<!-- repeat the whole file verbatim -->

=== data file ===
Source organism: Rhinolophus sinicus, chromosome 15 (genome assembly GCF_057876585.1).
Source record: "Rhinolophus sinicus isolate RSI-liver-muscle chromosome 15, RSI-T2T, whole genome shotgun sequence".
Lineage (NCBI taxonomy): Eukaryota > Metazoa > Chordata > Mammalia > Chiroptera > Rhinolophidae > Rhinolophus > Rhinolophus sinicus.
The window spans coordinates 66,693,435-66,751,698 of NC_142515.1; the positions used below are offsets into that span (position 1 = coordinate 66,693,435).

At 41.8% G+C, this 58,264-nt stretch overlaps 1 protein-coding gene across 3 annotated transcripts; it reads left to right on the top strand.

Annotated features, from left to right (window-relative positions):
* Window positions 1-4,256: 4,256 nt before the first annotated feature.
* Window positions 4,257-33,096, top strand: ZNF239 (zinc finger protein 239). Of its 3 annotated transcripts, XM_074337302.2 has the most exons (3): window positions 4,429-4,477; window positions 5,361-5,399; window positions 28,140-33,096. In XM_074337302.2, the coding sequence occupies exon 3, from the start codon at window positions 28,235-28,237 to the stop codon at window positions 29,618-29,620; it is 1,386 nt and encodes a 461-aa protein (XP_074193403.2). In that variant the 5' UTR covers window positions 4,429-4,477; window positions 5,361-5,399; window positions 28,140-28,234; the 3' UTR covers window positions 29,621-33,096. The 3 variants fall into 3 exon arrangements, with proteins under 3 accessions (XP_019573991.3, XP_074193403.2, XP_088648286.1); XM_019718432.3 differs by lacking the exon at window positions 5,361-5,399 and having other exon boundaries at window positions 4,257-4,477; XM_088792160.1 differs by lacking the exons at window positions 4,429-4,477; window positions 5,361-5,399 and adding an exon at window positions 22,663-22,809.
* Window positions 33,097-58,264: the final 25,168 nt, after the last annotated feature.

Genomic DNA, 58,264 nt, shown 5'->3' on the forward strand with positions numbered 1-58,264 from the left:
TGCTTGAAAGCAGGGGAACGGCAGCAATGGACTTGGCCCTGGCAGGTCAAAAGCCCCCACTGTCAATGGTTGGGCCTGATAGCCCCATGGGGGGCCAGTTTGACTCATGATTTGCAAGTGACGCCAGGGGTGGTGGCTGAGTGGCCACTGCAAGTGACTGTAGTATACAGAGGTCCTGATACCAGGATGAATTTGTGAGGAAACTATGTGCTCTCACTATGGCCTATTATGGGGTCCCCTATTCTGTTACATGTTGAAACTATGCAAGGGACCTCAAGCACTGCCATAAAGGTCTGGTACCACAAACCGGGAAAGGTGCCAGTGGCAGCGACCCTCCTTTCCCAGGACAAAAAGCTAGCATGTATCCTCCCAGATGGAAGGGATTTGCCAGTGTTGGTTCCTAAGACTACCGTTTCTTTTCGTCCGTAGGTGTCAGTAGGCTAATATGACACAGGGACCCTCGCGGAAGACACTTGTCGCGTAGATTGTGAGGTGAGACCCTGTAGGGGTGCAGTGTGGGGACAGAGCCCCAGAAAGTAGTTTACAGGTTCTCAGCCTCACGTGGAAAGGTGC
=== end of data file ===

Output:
Source organism: Rhinolophus sinicus, chromosome 15 (genome assembly GCF_057876585.1).
Source record: "Rhinolophus sinicus isolate RSI-liver-muscle chromosome 15, RSI-T2T, whole genome shotgun sequence".
Lineage (NCBI taxonomy): Eukaryota > Metazoa > Chordata > Mammalia > Chiroptera > Rhinolophidae > Rhinolophus > Rhinolophus sinicus.
The window spans coordinates 66,693,435-66,751,698 of NC_142515.1; the positions used below are offsets into that span (position 1 = coordinate 66,693,435).

At 41.8% G+C, this 58,264-nt stretch overlaps 1 protein-coding gene across 3 annotated transcripts; it reads left to right on the top strand.

Annotated features, from left to right (window-relative positions):
* Window positions 1-4,256: 4,256 nt before the first annotated feature.
* Window positions 4,257-33,096, top strand: ZNF239 (zinc finger protein 239). Of its 3 annotated transcripts, XM_074337302.2 has the most exons (3): window positions 4,429-4,477; window positions 5,361-5,399; window positions 28,140-33,096. In XM_074337302.2, the coding sequence occupies exon 3, from the start codon at window positions 28,235-28,237 to the stop codon at window positions 29,618-29,620; it is 1,386 nt and encodes a 461-aa protein (XP_074193403.2). In that variant the 5' UTR covers window positions 4,429-4,477; window positions 5,361-5,399; window positions 28,140-28,234; the 3' UTR covers window positions 29,621-33,096. The 3 variants fall into 3 exon arrangements, with proteins under 3 accessions (XP_019573991.3, XP_074193403.2, XP_088648286.1); XM_019718432.3 differs by lacking the exon at window positions 5,361-5,399 and having other exon boundaries at window positions 4,257-4,477; XM_088792160.1 differs by lacking the exons at window positions 4,429-4,477; window positions 5,361-5,399 and adding an exon at window positions 22,663-22,809.
* Window positions 33,097-58,264: the final 25,168 nt, after the last annotated feature.

Genomic DNA, 58,264 nt, shown 5'->3' on the forward strand with positions numbered 1-58,264 from the left:
TGCTTGAAAGCAGGGGAACGGCAGCAATGGACTTGGCCCTGGCAGGTCAAAAGCCCCCACTGTCAATGGTTGGGCCTGATAGCCCCATGGGGGGCCAGTTTGACTCATGATTTGCAAGTGACGCCAGGGGTGGTGGCTGAGTGGCCACTGCAAGTGACTGTAGTATACAGAGGTCCTGATACCAGGATGAATTTGTGAGGAAACTATGTGCTCTCACTATGGCCTATTATGGGGTCCCCTATTCTGTTACATGTTGAAACTATGCAAGGGACCTCAAGCACTGCCATAAAGGTCTGGTACCACAAACCGGGAAAGGTGCCAGTGGCAGCGACCCTCCTTTCCCAGGACAAAAAGCTAGCATGTATCCTCCCAGATGGAAGGGATTTGCCAGTGTTGGTTCCTAAGACTACCGTTTCTTTTCGTCCGTAGGTGTCAGTAGGCTAATATGACACAGGGACCCTCGCGGAAGACACTTGTCGCGTAGATTGTGAGGTGAGACCCTGTAGGGGTGCAGTGTGGGGACAGAGCCCCAGAAAGTAGTTTACAGGTTCTCAGCCTCACGTGGAAAGGTGC